WHERE: Where am I relative to the things I want? When and Where are closely correlated to each other in determining proximity and inherent convenience in the results shown to the user. This is pretty simple today for the single consumer case -- applications look at where I am now and present me the closest options. The problem gets much more interesting when I start looking at planning a dinner with friends a few days from now. Where I am now doesn't necessarily mean that's where my friends and I will be next week. Applications today make us do the heavy lifting of figuring this out on our own, but most of the data needed to make these decisions is within reach, and doing predictive analysis on it would yield some fairly accurate results.
WHY: Why would I want to spend my $$$ at this place? Going back to the statement that Local IS Social, personalized recommendations, especially from my friends, carry some of the largest import in a decision making process. Word of mouth and reputation are critically important in the WHY or WHY NOT of a local search. Price and Promotion are certainly also a large component, but a 50% off deal is only a value if the product and service behind it are worth the 100% price to me -- so if someone I know says the service is much better down the street, I'll probably skip that 2 dinners for $20 promotion being offered.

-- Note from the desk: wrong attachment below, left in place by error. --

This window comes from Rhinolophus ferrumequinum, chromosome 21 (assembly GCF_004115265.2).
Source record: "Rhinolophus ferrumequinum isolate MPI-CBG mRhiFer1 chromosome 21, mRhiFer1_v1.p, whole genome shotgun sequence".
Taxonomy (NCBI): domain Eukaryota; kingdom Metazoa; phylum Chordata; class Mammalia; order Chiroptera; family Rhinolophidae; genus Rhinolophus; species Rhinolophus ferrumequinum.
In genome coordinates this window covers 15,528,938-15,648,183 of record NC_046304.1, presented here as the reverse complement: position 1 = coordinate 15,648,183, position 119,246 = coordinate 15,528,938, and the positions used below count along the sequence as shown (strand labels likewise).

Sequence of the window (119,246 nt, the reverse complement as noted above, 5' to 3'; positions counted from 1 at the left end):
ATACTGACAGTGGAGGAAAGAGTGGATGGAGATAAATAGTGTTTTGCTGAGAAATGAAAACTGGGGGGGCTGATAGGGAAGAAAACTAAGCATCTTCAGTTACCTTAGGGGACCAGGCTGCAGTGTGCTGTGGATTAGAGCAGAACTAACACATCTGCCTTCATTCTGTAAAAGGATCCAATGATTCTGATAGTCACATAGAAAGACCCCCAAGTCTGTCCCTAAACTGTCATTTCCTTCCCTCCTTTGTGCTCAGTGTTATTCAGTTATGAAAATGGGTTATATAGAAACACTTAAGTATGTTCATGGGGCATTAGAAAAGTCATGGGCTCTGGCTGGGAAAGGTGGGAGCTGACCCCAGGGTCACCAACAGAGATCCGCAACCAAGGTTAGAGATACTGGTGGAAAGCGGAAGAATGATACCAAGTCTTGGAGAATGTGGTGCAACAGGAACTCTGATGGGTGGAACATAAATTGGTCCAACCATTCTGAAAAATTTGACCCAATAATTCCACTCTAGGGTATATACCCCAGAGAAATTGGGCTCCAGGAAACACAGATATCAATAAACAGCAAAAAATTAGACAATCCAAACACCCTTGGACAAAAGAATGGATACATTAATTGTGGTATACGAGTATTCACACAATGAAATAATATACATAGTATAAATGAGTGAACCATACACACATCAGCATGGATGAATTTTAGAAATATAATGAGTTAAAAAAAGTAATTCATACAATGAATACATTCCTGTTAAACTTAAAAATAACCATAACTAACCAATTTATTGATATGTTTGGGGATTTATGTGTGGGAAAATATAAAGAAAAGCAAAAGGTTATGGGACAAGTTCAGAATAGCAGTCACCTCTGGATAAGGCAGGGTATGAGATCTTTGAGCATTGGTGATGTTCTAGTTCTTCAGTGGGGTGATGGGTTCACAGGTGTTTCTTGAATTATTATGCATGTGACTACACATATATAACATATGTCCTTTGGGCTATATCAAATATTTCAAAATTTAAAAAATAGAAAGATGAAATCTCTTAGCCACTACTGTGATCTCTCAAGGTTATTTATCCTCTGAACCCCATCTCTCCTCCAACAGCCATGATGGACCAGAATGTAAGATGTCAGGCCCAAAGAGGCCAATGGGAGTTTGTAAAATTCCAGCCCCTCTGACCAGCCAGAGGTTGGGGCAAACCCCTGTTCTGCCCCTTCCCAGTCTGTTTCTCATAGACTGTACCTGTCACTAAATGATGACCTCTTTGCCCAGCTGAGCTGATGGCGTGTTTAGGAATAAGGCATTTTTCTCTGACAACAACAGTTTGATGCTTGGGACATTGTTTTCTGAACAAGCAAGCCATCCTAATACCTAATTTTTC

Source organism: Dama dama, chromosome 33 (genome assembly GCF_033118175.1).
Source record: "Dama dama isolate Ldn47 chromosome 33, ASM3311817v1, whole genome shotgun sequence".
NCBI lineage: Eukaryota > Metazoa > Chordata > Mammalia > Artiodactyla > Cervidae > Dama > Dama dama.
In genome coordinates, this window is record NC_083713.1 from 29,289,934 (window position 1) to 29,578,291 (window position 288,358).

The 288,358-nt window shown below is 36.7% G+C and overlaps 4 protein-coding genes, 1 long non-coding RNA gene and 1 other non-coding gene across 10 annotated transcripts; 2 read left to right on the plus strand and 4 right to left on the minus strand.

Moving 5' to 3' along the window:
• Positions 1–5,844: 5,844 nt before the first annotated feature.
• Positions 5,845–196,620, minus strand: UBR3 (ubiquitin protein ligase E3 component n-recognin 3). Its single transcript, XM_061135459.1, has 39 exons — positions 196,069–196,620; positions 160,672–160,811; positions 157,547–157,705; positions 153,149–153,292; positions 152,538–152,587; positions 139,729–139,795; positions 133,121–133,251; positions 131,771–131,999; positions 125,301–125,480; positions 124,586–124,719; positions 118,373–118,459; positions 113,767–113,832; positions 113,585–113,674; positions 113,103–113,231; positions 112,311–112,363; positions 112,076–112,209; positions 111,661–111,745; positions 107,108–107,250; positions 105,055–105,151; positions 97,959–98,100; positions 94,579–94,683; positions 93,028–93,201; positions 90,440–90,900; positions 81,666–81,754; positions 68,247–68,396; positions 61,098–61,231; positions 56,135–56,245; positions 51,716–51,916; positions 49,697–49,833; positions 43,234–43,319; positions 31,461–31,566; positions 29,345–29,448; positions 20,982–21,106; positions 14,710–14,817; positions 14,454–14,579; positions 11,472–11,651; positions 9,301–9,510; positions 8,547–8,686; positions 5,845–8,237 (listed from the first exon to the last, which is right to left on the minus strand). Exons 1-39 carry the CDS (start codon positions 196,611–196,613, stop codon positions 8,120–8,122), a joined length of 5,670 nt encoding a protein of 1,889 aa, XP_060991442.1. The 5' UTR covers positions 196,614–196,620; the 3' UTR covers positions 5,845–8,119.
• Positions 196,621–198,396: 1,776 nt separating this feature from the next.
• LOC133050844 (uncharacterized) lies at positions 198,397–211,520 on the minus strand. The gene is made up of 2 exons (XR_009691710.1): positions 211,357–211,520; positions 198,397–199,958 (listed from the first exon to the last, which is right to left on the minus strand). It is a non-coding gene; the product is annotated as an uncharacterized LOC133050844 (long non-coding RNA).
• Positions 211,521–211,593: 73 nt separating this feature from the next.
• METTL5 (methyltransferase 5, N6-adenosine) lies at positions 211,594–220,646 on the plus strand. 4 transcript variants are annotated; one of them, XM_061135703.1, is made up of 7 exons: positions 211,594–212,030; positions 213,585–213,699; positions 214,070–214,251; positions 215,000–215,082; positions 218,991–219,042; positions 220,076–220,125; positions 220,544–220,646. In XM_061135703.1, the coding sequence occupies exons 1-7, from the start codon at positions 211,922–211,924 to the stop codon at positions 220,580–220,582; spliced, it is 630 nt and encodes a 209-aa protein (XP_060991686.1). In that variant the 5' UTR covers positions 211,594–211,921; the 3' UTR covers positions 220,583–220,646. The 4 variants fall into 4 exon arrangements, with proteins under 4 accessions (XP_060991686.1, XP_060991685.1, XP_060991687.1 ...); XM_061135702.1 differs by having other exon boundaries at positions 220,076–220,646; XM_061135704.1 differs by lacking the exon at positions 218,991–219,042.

My prediction is that deals will eventually take a backseat to value in coming years, as long as we can build systems that better understand why a consumer will find a local product valuable. As we start to combine knowledge of Local with the understanding of a consumer's social graph, we'll be able to build applications that are much more intelligent and truly present valuable suggestions to a user -- instead of making them search through a list of local promotions or recommendations from unknown third parties.
How do we get there from here?
Discussions like the series of posts on BostInnovation last week are helping to drive a greater understanding of what may be next. Here in Boston alone, we have a long history of companies working in the location based services space, we have dozens of startups working on individual facets of the problem, and we have folks like Adam and Mok, who are pushing some of our bigger local companies like TripAdvisor and Where into this new territory of contextual discovery. Certainly, many others elsewhere are also hard at work on these problems -- Facebook is building out the world's largest social graph, and Google was one of the first to use the Contextual Discovery label in talking about what's next.
No matter what paths we may take to get there, it is sure to be an exciting trip!